We're going to send more aircraft -- the U.S. is going to send more aircraft to the Baltic states, north of the Ukraine, but also NATO allies, also nervous about Russian intervention, more aircraft there, as well as he is going to convene NATO ministers to talk about next steps.

So, you have the carrot and the stick. You have the good cop/bad cop kind of strategy going on here, offering a way out, but saying, listen, if this doesn't change, if the situation on the ground doesn't change, costs are going to be imposed.

And at the same time, we are going to demonstrate our commitment to those NATO allies. You see them there, the ones in green all along Ukraine's western border.

BERMAN: We are going to talk much more about that a little bit ahead @ THIS HOUR, because military assets are on the move and that is very important.

But Jim Sciutto and Elise Labott, Michael Holmes, hang on for a second, thanks very much, because we do have some breaking news right now from Capitol Hill.

As Jim was saying, what is being most used right now, words and statements, diplomacy, in this crisis, and there are about to be some words and statements coming from the U.S. Congress.

Let's go to our senior congressional correspondent Dana Bash for us on Capitol Hill. Dana, what are you hearing?

DANA BASH, CNN CHIEF CONGRESSIONAL CORRESPONDENT: Our Deirdre Walsh, our senior congressional producer, just spoke with Ed Royce, who's the chairman of the foreign committee in the House who said that tomorrow that committee will hold a vote on a nonbinding resolution with some sanctions for Russia.

Now the key thing to underscore here is it is a resolution, nonbinding, so it wouldn't actually put these sanctions into place, but it would, in the words of Chairman Royce, give Congress a start, a first step in making clear what it wants to do.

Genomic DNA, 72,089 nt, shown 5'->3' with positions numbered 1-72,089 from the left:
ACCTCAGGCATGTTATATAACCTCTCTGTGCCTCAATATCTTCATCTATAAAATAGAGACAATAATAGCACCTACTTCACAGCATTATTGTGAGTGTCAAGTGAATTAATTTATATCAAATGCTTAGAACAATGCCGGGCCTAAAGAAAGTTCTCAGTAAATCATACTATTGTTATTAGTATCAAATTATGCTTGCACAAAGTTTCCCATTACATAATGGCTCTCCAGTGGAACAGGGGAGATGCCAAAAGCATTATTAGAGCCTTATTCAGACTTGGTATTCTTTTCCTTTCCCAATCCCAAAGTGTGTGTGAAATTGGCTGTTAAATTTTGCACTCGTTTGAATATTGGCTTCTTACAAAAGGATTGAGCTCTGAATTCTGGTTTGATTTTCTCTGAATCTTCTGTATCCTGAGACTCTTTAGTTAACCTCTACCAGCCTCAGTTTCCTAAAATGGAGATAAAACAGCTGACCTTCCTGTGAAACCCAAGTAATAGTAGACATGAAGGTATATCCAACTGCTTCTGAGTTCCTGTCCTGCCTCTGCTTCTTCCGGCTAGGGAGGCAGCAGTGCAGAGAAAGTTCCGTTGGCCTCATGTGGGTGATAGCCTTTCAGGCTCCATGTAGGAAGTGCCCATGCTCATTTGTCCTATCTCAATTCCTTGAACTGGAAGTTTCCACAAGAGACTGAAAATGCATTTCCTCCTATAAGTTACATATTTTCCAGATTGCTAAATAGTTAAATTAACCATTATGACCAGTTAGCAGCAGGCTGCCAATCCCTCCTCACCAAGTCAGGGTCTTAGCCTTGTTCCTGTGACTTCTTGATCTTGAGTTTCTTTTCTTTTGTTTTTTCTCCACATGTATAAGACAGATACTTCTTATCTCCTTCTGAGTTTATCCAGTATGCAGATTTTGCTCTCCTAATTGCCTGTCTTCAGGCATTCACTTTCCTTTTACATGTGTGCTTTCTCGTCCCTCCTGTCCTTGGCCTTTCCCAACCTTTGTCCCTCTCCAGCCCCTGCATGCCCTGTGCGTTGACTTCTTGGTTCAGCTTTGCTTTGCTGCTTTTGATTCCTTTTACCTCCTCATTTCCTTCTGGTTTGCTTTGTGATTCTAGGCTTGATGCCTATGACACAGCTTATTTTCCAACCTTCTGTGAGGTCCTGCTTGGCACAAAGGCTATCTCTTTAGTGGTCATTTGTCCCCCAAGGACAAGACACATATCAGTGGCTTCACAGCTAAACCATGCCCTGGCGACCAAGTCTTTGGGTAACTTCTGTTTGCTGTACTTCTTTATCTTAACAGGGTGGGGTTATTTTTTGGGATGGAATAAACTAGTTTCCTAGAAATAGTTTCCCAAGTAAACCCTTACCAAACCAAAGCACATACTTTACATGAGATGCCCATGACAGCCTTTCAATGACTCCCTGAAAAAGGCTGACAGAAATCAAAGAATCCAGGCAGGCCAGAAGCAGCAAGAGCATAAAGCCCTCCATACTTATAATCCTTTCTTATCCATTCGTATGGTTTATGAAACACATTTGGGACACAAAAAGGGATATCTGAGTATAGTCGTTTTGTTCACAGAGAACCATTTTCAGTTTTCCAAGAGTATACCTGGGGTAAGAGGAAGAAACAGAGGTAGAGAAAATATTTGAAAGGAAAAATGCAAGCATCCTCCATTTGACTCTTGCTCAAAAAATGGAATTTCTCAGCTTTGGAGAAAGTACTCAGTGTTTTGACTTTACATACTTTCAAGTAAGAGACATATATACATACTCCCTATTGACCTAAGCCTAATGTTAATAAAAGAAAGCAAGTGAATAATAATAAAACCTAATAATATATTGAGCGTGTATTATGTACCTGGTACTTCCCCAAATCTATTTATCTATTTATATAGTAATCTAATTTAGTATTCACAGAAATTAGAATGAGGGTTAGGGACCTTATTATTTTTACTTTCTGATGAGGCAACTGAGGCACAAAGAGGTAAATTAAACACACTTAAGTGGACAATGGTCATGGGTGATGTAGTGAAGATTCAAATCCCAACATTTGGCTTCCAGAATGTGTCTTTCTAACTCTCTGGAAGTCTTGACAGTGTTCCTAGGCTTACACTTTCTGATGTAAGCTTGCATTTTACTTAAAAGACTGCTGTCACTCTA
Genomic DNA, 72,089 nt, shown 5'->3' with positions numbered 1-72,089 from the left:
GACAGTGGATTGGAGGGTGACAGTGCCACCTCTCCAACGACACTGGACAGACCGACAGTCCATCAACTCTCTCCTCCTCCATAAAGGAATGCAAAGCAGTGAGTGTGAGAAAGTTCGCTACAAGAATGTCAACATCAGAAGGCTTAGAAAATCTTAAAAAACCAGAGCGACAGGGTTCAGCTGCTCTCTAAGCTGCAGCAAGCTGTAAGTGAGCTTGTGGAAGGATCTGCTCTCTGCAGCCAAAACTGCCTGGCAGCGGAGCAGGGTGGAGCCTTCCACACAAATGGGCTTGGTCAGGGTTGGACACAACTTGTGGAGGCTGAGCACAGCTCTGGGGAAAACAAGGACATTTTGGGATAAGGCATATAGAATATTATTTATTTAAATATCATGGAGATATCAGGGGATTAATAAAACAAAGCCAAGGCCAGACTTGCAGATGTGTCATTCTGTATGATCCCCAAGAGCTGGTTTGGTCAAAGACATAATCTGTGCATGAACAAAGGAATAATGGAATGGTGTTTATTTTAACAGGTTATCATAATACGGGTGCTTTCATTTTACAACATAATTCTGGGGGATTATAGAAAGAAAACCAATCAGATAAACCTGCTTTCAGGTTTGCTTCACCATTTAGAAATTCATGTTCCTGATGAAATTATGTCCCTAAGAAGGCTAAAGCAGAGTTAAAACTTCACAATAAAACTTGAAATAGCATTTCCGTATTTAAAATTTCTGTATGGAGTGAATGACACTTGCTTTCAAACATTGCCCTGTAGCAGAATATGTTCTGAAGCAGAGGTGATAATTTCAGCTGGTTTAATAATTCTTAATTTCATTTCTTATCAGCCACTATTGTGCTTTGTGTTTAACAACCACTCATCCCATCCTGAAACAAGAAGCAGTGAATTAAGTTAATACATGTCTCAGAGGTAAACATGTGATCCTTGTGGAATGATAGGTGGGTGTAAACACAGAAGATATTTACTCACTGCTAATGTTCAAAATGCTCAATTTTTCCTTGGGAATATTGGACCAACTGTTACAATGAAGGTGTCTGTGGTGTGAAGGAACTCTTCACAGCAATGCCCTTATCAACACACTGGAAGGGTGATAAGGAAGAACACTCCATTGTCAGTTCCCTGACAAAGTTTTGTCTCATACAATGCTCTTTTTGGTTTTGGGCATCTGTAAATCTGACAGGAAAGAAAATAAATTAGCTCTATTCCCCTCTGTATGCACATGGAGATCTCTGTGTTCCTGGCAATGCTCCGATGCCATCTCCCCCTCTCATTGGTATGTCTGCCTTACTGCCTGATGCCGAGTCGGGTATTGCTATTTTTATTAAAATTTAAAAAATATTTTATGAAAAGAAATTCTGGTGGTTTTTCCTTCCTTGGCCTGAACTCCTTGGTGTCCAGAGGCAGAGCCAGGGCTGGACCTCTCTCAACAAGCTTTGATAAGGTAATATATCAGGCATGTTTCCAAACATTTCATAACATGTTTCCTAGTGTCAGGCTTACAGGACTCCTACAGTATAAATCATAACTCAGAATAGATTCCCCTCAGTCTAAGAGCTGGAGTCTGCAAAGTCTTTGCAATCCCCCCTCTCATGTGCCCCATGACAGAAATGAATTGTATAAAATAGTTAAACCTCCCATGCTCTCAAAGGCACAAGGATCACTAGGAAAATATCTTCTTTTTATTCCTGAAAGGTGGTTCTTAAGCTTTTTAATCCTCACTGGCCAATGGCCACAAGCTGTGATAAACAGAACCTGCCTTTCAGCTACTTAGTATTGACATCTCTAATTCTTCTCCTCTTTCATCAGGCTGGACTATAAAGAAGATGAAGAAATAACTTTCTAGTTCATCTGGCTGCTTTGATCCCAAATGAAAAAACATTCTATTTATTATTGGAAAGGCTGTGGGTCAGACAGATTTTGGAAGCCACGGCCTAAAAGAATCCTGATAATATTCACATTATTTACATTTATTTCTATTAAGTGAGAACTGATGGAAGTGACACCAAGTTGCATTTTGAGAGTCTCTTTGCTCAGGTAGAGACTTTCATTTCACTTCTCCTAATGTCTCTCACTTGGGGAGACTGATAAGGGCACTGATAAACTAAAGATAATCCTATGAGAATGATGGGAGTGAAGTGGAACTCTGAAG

And it looks like it will be in a bipartisan way with regard to punishing Russia, sending a signal to Russia.

Royce told our Deirdre Walsh that it will be leverage and said that one of the big issues is that the oligarchs that are close to Putin have a tremendous amount of money, that also talking about the idea of sanctions, but perhaps freezing assets down the road.

But this is something that will happen, if all goes as planned, tomorrow in the foreign affairs committee. He also said that there is a hope that it will go to the full House, early next week.


BERMAN: It is nonbinding, as you say, but it does have the effect of showing Russia and the world, including U.S. allies, that the United States is unified in its rejection of the Russian actions in Ukraine in Crimea.

And that's an important message to send, even as a nonbinding, as you say, resolution. And despite whatever criticism Republicans have had of President Obama's action up until this point, it does show some unity going forward.

All right, Dana Bash on Capitol Hill, keeping an eye on that for us, thanks very much.

Ahead for us @ THIS HOUR, the crisis in Ukraine driving huge swings in the markets, do you really want Vladimir Putin as your money manager?

That question, coming up next.


BERMAN: So, how would you like Vladimir Putin as your financial planner? So, that sounds like an odd question, but what happens in the Ukraine doesn't necessarily stay in Ukraine. It is already affecting your wallet, the crisis there driving markets around the world in a big way, including here in the United States.

What can you and what should you do about all this? Let's bring in our Richard Quest and my friend, Christine Romans.

Christine, I spend a lot of time sitting next to you, and all morning you have been saying to me, we are one move away, we are one false step away from what could be a major market meltdown or, I suppose, the opposite.

CHRISTINE ROMANS, CNN BUSINESS CORRESPONDENT: Yeah, absolutely. One headline away, because this is a really serious question.

You've got a stock market in this country that's been up for five years in a row and people who are very nervous about what happens if you have the Europe, Russia and the U.S., altogether fighting over the prospects in Ukraine, very difficult.

But I say don't let Vladimir Putin be your financial manager. But here is why. Because if you sold stocks on Monday, then, when they rallied back, you lost all that.